|by Henry Ekwuruke|
|Published on: Apr 20, 2007|
|The Niger Delta region is no doubt the primary treasure base of the Nigeria state proudly and geographically endowed with both human and natural resources. The inability of these human and natural resources to understand each other well bring about conflict and unrest in the area in the recent times. The area being the treasure base has in abundance alluring vegetation, great waters, lands and most importantly oil and abundant gas in both offshore and onshore base.
The state of the region which is at the moment a “village” of sporadic outbreaks of violence and hostage taking of foreign petroleum and oil workers, environmental degradation, high youth unemployment, and no-availability of sources of livelihood, in fact “under- Nigerian” developed, amongst others.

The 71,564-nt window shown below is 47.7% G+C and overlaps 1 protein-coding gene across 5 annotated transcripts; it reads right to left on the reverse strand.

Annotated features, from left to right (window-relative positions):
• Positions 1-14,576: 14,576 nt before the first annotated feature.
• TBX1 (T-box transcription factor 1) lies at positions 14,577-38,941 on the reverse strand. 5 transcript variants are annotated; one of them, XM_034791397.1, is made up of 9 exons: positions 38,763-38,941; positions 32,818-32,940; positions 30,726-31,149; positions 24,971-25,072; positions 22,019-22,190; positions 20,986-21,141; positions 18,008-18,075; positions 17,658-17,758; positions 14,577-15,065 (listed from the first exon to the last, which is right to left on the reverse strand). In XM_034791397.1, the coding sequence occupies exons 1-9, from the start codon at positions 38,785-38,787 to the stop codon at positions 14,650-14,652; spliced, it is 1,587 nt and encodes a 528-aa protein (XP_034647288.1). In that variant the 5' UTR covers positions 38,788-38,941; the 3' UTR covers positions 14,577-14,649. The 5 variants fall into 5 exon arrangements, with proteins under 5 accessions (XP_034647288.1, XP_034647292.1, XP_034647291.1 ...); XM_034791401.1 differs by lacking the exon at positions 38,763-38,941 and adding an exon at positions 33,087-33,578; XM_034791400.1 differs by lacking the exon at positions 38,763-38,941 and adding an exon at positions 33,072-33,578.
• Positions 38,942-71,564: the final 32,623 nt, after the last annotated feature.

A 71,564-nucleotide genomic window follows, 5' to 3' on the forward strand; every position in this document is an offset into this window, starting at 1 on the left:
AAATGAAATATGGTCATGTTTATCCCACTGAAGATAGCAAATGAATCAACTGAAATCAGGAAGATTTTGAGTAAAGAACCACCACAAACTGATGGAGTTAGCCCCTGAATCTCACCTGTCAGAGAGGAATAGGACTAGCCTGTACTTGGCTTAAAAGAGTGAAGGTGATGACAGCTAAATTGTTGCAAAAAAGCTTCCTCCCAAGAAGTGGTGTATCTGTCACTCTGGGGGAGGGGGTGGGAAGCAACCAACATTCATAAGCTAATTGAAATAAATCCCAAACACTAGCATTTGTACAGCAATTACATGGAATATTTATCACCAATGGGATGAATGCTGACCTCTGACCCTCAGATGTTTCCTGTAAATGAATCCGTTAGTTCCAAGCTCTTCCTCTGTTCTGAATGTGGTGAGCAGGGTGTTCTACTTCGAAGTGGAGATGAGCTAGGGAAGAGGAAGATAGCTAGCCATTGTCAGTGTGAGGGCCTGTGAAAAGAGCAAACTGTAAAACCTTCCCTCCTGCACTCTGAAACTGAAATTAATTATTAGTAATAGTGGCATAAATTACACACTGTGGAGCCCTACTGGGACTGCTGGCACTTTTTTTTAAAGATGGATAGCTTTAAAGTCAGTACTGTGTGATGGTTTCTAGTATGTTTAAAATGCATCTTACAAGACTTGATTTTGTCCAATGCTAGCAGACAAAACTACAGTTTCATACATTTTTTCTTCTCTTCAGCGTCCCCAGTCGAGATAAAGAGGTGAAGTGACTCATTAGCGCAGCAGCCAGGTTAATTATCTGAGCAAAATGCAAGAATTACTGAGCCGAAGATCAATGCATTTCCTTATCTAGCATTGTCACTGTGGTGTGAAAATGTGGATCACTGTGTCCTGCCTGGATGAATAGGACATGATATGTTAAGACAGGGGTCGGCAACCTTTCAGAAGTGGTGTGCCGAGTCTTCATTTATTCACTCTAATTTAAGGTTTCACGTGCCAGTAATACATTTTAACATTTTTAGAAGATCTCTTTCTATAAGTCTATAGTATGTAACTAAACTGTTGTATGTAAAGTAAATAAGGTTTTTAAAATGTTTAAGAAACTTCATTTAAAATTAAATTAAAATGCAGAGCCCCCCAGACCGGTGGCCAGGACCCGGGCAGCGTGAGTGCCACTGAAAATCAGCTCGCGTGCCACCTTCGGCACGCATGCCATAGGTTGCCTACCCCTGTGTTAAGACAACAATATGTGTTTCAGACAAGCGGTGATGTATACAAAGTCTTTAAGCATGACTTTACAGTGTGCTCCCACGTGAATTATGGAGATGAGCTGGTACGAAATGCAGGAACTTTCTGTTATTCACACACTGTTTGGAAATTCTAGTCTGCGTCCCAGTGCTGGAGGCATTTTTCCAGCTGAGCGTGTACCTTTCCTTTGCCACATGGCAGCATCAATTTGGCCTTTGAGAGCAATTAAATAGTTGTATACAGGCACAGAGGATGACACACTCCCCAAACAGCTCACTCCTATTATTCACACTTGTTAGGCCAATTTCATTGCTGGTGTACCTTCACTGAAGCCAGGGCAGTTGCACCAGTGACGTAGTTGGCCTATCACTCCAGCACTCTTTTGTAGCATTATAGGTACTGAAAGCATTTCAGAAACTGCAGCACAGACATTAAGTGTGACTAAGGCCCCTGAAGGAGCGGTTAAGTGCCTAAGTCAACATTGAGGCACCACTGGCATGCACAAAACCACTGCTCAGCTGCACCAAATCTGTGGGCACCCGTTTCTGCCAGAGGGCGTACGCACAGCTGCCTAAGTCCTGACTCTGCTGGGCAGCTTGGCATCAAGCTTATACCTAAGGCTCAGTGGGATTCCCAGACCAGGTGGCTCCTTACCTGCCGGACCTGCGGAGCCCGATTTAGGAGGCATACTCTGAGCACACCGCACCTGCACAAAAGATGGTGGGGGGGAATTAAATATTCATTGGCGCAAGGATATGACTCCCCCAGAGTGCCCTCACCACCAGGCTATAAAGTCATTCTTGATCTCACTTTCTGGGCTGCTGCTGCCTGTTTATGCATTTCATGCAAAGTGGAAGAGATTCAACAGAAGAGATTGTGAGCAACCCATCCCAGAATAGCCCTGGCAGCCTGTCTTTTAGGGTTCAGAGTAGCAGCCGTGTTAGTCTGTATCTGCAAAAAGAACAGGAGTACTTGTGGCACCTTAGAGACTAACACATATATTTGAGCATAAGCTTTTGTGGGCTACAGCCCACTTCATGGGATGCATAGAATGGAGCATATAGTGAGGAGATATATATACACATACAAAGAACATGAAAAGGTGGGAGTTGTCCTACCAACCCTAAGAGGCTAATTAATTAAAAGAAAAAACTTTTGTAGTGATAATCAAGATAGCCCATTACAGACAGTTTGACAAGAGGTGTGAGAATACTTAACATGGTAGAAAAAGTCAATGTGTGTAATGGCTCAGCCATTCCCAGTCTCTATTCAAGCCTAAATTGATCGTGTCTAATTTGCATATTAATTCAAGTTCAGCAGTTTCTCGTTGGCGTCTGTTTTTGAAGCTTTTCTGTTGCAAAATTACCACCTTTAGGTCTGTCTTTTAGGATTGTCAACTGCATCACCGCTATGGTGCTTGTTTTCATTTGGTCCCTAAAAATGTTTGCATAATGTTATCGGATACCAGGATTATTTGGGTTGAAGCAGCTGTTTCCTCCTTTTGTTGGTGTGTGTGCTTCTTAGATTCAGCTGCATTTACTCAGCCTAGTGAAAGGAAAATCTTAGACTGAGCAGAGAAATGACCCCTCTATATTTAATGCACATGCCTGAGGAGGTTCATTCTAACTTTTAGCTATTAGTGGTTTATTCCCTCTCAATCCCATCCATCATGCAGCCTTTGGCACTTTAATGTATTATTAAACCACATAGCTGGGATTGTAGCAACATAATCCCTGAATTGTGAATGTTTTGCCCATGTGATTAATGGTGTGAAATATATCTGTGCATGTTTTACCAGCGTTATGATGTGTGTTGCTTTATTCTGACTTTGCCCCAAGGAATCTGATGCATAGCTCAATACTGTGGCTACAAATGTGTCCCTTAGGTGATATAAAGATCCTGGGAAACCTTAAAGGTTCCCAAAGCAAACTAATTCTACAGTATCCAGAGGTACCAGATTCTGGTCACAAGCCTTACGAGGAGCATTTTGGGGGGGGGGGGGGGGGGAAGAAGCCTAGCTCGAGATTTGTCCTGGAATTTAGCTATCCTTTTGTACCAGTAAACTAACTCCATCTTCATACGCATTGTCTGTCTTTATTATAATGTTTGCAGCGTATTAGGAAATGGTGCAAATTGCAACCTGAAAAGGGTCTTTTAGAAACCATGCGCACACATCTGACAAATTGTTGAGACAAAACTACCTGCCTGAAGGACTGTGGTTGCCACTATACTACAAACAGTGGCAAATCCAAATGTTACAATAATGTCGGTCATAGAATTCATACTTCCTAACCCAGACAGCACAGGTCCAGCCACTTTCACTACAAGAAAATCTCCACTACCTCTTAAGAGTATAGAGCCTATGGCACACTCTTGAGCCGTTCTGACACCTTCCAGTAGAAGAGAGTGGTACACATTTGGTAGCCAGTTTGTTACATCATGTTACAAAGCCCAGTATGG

However, the youth of Niger Delta has been pivotal to these situation as the new democracy in Nigeria has provided a voice for the youth to say what they think about their lives and well-being as against the unspeakable military regimes of later years. Now more young people from the region are speaking out against the injustices they perceived to have been melted to them ever since the discovery of oil in the region and since Nigeria’s independence from colonial reigns from Britain.
Recognizing the know fact that the same region is the economic life-line of Nigeria, if not for any other time but at the moment since it possesses huge oil and gas reserves, and since petroleum products is the dominant foreign exchange earner of the country, there are series of implications arising from not only the exploration of the oil, but the distributing of the wealth generated from the oil.